This is a close-up of the barrel where the breech will be connected to, a rubber seal will slide over this as you will see in the final assembly. The finish looks quite poor in the picture, its not as bad as it looks and isn't important either. Where the pellet is to be inserted has been polished, this rifle is intended for accuracy and therefore all burs are polished away to avoid pellets being shaved which would unbalance them resulting in the instability of its trajectory.
In the process of building the rifle I went through many designs and prototypes. Not a great deal was done on the project for a while because of various reasons, one of them was the design of the breech, just recently I think I have figured it out. So as of February 2012 the building of the rifle is going ahead again. Below are a couple of pictures of past prototypes.
The above picture is just a handful, there are many internal parts but I don't want to give everything away.
From left to right. Aluminium thing, barrel band, secondary air tube, end cap, pressure regulator, prototype valve 1, prototype valve 2, breech 1, breech 2, breech 3, breech 4. Below shows what some of it looked like assembled.
There have been many changes, one of the biggest ones was the pressure bearing parts. Originally the main airtube was to supply air to a pressure regulator to step the 3000psi source to 1000psi, this was the main reason for buying a .22 barrel instead of the .177 as it will require less pressure to achieve the 12ft/lb energy limit. Due to a change in design the pressure regulator was removed, including the secondary airtube and the valve assembly. Every part of the rifle had to be changed except for the barrel and the main airtube.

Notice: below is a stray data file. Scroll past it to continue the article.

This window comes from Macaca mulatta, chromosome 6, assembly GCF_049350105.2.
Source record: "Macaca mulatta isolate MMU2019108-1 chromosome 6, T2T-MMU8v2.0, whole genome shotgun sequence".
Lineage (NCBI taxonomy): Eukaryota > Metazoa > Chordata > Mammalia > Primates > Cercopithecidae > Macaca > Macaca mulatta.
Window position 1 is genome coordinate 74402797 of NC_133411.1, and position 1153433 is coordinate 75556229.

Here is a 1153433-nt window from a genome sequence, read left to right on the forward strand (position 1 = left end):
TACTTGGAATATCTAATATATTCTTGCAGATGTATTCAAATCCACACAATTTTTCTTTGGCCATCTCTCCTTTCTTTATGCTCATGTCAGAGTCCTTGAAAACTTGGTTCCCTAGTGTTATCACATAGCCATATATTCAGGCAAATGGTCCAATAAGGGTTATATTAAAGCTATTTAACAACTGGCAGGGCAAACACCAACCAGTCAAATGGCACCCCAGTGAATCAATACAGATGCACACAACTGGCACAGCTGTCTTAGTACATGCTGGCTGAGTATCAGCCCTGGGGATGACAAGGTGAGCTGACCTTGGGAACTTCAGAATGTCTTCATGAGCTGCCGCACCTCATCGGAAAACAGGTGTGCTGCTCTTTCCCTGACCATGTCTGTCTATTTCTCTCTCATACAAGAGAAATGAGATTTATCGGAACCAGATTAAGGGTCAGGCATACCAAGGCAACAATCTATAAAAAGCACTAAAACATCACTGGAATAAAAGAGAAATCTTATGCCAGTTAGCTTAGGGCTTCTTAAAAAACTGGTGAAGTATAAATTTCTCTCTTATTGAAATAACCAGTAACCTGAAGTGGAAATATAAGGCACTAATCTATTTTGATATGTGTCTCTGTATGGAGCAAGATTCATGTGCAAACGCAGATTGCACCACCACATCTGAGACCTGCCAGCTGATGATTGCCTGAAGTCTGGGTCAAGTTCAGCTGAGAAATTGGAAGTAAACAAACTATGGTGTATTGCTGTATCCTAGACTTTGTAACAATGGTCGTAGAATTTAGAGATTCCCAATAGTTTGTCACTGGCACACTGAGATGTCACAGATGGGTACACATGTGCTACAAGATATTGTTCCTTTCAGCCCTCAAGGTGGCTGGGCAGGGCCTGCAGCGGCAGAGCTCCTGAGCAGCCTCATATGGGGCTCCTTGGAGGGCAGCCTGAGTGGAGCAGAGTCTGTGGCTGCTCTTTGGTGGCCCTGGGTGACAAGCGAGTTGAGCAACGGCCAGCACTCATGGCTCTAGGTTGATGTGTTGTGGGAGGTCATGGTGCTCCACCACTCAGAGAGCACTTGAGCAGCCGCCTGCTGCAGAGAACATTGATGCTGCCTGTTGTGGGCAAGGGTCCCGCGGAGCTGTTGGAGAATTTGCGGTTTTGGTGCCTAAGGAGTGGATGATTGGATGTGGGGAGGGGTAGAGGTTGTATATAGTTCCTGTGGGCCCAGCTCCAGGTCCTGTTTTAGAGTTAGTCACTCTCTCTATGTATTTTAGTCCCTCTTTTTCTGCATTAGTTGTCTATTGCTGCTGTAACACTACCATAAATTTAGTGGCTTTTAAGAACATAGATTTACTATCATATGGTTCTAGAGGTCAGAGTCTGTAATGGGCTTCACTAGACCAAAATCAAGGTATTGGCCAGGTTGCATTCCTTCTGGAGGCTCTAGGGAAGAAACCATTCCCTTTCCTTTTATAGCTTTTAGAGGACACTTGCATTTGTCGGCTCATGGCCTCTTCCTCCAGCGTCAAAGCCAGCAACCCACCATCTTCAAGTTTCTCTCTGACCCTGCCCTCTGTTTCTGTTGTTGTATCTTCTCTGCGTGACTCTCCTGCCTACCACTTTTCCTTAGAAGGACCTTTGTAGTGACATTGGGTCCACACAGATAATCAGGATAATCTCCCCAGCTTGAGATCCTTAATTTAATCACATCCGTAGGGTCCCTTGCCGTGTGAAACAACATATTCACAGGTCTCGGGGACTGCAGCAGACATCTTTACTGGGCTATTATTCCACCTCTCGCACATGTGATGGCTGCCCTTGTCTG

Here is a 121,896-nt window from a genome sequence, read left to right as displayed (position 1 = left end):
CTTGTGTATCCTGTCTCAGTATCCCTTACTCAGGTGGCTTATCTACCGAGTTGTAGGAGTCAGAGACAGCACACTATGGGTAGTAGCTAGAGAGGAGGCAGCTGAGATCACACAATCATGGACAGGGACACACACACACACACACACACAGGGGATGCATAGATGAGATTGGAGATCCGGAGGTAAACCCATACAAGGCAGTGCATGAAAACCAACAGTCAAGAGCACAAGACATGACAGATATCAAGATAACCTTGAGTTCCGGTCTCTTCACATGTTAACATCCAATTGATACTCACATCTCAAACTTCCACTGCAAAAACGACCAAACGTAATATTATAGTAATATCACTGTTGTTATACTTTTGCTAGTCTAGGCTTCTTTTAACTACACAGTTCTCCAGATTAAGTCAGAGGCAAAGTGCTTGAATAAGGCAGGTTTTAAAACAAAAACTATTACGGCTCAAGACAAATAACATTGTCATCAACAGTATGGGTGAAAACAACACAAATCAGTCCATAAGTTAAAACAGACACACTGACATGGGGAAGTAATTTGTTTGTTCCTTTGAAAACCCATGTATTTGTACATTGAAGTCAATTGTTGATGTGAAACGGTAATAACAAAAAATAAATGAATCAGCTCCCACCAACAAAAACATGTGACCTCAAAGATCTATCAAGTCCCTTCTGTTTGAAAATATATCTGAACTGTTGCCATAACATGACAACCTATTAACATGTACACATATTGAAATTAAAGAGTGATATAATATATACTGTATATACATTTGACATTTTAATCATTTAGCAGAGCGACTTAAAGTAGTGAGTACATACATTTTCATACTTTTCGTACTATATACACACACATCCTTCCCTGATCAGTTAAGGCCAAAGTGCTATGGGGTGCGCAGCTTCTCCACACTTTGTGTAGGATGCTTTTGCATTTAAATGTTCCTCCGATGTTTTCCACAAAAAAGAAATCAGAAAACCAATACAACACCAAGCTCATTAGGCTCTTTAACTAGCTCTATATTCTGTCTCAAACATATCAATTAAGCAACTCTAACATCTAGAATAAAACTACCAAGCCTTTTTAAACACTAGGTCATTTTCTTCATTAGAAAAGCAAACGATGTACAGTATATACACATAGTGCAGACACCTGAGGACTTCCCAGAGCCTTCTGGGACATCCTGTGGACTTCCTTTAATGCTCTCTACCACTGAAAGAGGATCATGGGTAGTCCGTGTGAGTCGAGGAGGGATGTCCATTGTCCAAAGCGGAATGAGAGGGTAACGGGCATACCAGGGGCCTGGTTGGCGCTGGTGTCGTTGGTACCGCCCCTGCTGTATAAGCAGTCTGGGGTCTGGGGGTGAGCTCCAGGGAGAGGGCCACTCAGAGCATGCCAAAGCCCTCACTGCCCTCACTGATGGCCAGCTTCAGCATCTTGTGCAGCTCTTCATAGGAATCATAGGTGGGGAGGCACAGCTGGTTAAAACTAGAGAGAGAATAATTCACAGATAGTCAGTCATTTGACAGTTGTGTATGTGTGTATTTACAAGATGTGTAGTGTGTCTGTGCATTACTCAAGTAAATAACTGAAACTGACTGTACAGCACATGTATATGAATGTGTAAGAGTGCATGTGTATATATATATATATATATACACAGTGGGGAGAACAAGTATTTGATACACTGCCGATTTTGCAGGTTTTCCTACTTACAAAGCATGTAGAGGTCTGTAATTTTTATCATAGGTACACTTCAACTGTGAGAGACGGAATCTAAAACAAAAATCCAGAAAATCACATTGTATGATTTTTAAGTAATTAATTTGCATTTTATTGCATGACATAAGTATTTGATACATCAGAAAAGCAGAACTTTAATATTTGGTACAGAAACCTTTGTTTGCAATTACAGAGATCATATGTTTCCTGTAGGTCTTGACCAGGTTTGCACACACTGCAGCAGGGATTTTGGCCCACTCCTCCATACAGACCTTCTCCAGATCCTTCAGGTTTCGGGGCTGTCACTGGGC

The key component to this rifle is the pressure transducer (sensor), its purpose is to create a voltage signal dependant on the pressure. The rifle is filled with high pressure air, when shots are fired this pressure drops, now when pressure drops the flow is reduced. If the volume of air is reducing behind the pellet then the velocity of it will reduce, the purpose of this rifle is to maintain constant pellet velocities and therefore maintain high accuracy shots. In the average rifle a balanced valve is used, as the pressure decreases the valve opens for longer, this is very hard to achieve.
With my design a computer reads the remaining pressure in the airtube, it then determines how long the valve should open for. Reducing the amount of moving parts reduces the wear, makes servicing cheaper, less often and reduces the chance of parts failing. Currently there are only three moving parts in the whole of the rifle; a part inside the valve, breech and a part inside of the filing adapter.